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Health Information For Parents
The doctor and/or nurse will probably:
1. Check weight and height, calculate body mass index (BMI), and plot the measurements on growth charts.
2. Check blood pressure, vision, and possibly hearing.
3. Give a screening (test) that checks for depression.
4. Ask questions, address concerns, and offer advice about:
Eating. Young adults should eat three meals a day that include lean protein, at least 5 servings of fruits and vegetables, whole grains, and at least three servings of dairy products or a fortified milk alternative. Limit food and drinks that are high in fat and sugar.
Sleeping. Young adults need about 7 to 9 hours of sleep per night. Poor sleep makes them less alert and cause problems at work or school. Follow a relaxing bedtime routine and turn off devices, including phones and computers, before bed.
Physical activity. Each week, young adults should aim for 150 minutes of moderate physical activity (like fast walking) or 75 minutes of vigorous activity (like running).
Growth and development. By 18, it’s common for young adults to:
5. Do a physical exam. The doctor will look at the skin and listen to the heart and lungs. Young women will undergo a pelvic exam or be referred to a gynecologist. In guys, the doctor will check the testicles for masses and varicocele (swollen veins).
6. Update immunizations. Immunizations can protect people from serious illnesses, so it’s important to get them on time. Immunization schedules vary from office to office, so talk to the doctor about what to expect.
7. Order tests. Your doctor may check for anemia, high cholesterol, tuberculosis, and sexually transmitted diseases (STDs) and order tests, if needed.
Here are some things young adults should keep in mind until their next checkup:
These checkup sheets are consistent with the American Academy of Pediatrics (AAP)/Bright Futures guidelines.
Involving teens in their health care can help prepare them for managing it on their own as adults.
Helping to prepare your teen for life after high school is one of the most important tasks you will have as a parent.
Regular visits help your teen’s doctor keep track of changes in physical, mental, and social development. The doctor can also help your teen understand the importance of choosing a healthy lifestyle.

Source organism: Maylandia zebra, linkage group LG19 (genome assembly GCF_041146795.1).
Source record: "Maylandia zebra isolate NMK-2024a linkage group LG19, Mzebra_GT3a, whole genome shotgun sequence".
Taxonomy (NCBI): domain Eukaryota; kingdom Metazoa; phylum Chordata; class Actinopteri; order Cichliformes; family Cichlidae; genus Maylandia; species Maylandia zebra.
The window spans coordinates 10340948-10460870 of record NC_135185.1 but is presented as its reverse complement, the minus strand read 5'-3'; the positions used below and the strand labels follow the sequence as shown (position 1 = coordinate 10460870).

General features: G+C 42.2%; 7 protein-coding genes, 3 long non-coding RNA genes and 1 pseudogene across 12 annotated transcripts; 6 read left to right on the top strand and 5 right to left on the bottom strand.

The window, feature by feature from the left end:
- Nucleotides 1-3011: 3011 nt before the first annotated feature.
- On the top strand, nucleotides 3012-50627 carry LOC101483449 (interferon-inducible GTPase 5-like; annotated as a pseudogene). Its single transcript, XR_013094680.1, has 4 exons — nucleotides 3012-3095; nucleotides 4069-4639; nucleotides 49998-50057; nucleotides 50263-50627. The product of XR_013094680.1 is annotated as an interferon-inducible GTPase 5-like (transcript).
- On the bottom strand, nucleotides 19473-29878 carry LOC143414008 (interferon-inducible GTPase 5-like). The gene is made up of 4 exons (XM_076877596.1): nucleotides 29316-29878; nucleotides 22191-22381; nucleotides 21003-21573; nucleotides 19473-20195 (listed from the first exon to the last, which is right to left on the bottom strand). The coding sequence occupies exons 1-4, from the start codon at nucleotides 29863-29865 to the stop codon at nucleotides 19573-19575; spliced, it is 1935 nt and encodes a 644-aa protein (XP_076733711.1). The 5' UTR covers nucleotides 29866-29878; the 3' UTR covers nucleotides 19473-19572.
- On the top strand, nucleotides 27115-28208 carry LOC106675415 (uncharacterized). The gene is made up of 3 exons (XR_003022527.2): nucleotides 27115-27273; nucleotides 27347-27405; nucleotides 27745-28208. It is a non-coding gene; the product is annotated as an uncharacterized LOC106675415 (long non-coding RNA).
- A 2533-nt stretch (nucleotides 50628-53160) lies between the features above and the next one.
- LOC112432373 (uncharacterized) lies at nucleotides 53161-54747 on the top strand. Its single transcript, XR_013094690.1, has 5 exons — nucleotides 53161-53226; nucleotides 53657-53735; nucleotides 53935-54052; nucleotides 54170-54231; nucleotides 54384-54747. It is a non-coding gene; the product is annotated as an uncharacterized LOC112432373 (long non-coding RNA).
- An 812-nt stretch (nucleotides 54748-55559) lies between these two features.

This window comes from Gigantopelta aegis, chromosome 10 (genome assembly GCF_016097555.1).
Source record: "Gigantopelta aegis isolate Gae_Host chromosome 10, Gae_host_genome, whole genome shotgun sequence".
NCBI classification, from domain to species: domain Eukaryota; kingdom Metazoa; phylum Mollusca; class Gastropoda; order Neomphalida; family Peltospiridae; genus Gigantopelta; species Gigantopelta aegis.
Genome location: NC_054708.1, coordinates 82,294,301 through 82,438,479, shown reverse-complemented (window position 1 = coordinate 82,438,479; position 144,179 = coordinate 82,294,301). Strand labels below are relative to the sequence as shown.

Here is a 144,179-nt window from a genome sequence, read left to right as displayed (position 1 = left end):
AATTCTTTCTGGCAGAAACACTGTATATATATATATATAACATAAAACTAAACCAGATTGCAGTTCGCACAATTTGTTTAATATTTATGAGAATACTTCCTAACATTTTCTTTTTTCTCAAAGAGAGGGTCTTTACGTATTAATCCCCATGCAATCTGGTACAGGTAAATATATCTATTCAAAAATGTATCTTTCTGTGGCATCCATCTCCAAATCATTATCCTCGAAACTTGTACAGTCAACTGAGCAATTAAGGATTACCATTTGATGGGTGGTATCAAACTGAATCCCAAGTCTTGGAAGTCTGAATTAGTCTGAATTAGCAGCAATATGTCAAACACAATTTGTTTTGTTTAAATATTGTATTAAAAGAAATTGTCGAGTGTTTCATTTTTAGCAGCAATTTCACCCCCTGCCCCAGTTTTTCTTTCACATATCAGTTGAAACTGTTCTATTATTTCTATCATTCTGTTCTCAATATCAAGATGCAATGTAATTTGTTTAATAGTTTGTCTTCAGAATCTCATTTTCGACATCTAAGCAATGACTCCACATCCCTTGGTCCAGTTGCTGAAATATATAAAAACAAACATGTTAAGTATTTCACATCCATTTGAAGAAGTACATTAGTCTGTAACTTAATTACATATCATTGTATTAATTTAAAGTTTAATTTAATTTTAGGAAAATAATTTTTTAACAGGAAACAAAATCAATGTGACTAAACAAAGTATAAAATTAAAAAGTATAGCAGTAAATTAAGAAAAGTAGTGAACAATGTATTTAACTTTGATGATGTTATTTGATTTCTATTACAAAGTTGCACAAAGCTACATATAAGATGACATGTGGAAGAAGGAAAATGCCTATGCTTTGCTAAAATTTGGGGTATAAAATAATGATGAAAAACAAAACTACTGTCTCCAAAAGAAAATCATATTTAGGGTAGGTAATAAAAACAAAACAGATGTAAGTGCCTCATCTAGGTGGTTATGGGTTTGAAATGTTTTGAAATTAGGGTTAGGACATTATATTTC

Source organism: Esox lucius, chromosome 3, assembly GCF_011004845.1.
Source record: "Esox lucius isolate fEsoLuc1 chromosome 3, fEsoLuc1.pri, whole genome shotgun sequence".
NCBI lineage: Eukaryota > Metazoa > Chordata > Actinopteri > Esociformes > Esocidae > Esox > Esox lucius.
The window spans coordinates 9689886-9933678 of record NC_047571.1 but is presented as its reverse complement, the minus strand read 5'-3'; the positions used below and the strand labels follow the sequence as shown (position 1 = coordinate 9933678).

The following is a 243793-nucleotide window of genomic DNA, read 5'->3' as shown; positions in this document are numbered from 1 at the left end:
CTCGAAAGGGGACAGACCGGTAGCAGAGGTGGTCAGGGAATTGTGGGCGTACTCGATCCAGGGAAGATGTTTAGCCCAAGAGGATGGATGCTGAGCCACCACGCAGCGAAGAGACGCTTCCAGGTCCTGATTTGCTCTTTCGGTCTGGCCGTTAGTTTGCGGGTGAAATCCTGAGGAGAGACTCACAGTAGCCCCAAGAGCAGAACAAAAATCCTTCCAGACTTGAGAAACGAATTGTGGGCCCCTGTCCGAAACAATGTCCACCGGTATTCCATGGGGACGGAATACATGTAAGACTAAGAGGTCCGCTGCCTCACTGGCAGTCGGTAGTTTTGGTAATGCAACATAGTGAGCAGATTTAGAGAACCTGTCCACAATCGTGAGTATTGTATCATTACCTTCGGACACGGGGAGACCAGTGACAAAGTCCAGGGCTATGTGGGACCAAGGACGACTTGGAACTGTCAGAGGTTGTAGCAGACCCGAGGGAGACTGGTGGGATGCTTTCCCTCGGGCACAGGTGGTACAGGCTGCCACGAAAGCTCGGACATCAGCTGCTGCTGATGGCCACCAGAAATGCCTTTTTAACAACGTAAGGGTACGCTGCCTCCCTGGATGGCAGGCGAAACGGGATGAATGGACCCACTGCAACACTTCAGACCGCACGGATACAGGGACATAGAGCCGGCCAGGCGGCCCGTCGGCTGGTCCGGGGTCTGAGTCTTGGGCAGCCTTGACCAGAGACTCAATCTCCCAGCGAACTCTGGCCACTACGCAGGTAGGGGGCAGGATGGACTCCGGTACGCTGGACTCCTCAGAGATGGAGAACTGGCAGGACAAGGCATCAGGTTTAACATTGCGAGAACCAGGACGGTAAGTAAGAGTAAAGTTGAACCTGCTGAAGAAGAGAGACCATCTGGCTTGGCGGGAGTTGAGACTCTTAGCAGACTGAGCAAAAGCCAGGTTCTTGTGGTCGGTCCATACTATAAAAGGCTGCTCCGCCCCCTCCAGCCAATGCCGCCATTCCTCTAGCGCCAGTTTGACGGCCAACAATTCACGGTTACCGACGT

If your daughter is pregnant and planning to have the baby, many changes await your family. How can you support her through the challenges to come?
When teens get their driver’s license, parents should consider creating their own rules of the road beyond the relevant driving laws.
Parents should learn about the most common STDs, how they spread, and how they’re diagnosed and treated.
Kids who enjoy exercise tend to stay active throughout their lives. Learn how to encourage fitness in your teen.
Because EHRs improve how well your doctors talk to each other and coordinate your treatment, they can enhance your medical care. Get the facts on electronic health records.
You’re probably used to answering your doctor’s questions – not asking your own. But it’s your body, so you should be able to ask your doctor questions about anything you’d like. Here are some ideas to get you started.
You deserve medical care from someone who helps you feel comfortable and understood. Get tips on finding the best doctor for you.
Each time you hop up on a doctor’s exam table, somebody makes a note in your medical records. There may come a time when you need your medical information, so find out how to get it and how it’s protected.
Figuring out health care is part of becoming an independent adult. Here are tips for teens on what that involves, and how to choose your own doctor.
These age-specific guides can help you be prepared for and keep track of your well-child visits.
Vaccines help keep kids healthy, but many parents still have questions about them. Get answers here.
Note: All information is for educational purposes only. For specific medical advice, diagnoses, and treatment, consult your doctor.
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